Ibañez has also served as spokesman for the Mariners Refuse to Abuse® partnership with the Washington State Coalition Against Domestic Violence, and is an active participant in Make-A-Wish®, which grants wishes to kids with life-threatening medical conditions.
Over his career, Raul has also supported a number of local charities and non-profits including Boys & Girls Clubs, Seattle Children's Hospital, Esperanza, Page Ahead Children's Literacy Program, Volunteers of America, Teammates For Kids Foundation, Olive Crest, Treehouse, Canine Companions For Independence, Covenant House Pennsylvania, and Project H.O.M.E.
Raul was the Mariners nominee and local winner for the Roberto Clemente Award for three consecutive seasons from 2006-2008. In 2006, Raul was named by the Sporting News as one of the "Good Guys" in sports and was a nominee for the Major League Baseball Players Association's "Heart & Hustle" Award. In 2011, as a member of the Philadelphia Phillies, Ibañez received the Tug McGraw Good Guy Award from the Philadelphia chapter of the Baseball Writers Association of America.
Former Mariners pitcher Jamie Moyer won the Branch Rickey Award in 2004. R.A. Dickey, who pitched for the Mariners in 2008, received the honor in 2012.
Created by the Rotary Club of Denver in 1991, the Branch Rickey Award honors individuals in baseball who contribute unselfishly to their community and who are strong role models for others. Each year, Major League Baseball teams nominate a player, coach or executive for this nationally acclaimed award.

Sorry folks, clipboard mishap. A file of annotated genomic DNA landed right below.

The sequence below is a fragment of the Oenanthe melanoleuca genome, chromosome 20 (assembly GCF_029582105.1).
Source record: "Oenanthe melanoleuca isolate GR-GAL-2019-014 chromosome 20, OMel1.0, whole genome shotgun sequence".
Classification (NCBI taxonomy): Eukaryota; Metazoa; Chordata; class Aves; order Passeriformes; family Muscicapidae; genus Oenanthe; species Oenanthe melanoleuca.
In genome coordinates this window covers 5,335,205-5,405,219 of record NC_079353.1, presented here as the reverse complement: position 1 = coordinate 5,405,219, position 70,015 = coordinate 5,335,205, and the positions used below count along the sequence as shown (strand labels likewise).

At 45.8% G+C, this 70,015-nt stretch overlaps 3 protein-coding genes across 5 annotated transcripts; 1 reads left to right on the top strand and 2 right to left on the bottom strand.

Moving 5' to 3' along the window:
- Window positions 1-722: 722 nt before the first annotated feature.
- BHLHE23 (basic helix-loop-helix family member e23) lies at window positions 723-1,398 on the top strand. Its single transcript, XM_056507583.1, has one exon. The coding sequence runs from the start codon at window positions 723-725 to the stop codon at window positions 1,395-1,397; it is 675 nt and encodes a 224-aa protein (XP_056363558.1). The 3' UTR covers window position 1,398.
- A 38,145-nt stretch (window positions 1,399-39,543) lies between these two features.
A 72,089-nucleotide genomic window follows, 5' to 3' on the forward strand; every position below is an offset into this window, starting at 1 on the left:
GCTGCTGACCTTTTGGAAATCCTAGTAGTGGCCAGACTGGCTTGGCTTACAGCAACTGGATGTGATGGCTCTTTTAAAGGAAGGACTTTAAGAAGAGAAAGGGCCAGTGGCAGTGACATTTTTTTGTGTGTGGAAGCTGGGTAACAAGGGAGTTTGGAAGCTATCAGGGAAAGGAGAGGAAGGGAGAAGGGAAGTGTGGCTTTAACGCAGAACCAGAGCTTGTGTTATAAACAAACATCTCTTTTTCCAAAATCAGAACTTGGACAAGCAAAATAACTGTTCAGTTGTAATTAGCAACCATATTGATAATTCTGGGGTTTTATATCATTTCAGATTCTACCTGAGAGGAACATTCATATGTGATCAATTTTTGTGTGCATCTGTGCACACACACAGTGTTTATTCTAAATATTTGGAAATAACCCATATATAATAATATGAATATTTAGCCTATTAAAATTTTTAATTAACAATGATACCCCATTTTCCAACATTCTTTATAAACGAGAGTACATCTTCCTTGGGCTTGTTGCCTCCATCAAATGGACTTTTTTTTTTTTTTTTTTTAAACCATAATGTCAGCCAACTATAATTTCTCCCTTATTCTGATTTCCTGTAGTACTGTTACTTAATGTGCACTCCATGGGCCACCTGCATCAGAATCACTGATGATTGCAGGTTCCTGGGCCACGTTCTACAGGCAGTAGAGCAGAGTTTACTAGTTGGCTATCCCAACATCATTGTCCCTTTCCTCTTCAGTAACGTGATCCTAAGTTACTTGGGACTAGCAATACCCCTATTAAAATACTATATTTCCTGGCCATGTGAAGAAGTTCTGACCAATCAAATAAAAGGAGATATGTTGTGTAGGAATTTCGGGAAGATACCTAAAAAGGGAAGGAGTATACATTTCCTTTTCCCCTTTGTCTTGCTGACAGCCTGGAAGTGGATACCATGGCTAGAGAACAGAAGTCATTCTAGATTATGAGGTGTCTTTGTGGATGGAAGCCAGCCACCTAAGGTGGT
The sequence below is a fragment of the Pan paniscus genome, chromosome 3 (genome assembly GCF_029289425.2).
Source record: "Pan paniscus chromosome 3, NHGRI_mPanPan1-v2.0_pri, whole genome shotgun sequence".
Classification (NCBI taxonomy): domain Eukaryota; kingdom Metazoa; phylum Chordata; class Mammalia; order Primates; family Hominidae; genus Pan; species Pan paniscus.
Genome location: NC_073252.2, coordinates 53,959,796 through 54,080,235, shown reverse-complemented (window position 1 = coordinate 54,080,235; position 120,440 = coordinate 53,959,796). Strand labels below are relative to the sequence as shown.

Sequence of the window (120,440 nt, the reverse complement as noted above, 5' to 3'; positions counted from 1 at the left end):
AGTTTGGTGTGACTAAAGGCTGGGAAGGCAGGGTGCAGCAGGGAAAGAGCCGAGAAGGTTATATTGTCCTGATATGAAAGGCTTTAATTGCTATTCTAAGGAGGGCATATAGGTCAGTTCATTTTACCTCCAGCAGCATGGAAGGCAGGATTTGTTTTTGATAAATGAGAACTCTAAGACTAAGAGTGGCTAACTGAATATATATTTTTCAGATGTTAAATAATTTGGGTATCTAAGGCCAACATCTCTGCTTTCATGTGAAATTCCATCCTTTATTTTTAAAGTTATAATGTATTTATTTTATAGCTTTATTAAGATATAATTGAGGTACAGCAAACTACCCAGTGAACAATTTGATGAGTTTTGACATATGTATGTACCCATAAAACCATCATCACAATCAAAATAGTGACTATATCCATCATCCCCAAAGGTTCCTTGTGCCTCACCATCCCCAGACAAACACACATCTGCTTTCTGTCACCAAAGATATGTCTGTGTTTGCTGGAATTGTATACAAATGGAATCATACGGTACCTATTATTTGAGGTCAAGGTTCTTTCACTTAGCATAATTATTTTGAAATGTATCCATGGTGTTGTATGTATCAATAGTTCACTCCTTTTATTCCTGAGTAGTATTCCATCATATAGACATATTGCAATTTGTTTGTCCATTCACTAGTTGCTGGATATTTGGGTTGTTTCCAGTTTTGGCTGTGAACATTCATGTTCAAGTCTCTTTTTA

The annual Branch Rickey Award event is sponsored by the Rotary Club of Denver and the Major League Baseball Players Alumni Association (MLBPAA) to benefit Denver Kids, Inc., a program for at-risk students in the Denver Public Schools. Denver Kids matches youths with mentors, many of them Rotarians, who serve as role models.
The late Branch Rickey, known to millions as "Mr. Baseball," is credited with breaking the color barrier in the Major Leagues in 1945 by signing Jackie Robinson, the first modern day African American player. Rickey also helped develop the farm system in baseball and stimulated the sport's expansion into more cities. As an advocate for underprivileged children, he spearheaded the development of the famous "Knot Hole Gang," which allowed kids to attend big league games.
The 2013 Branch Rickey Award will be presented on November 16, in Denver.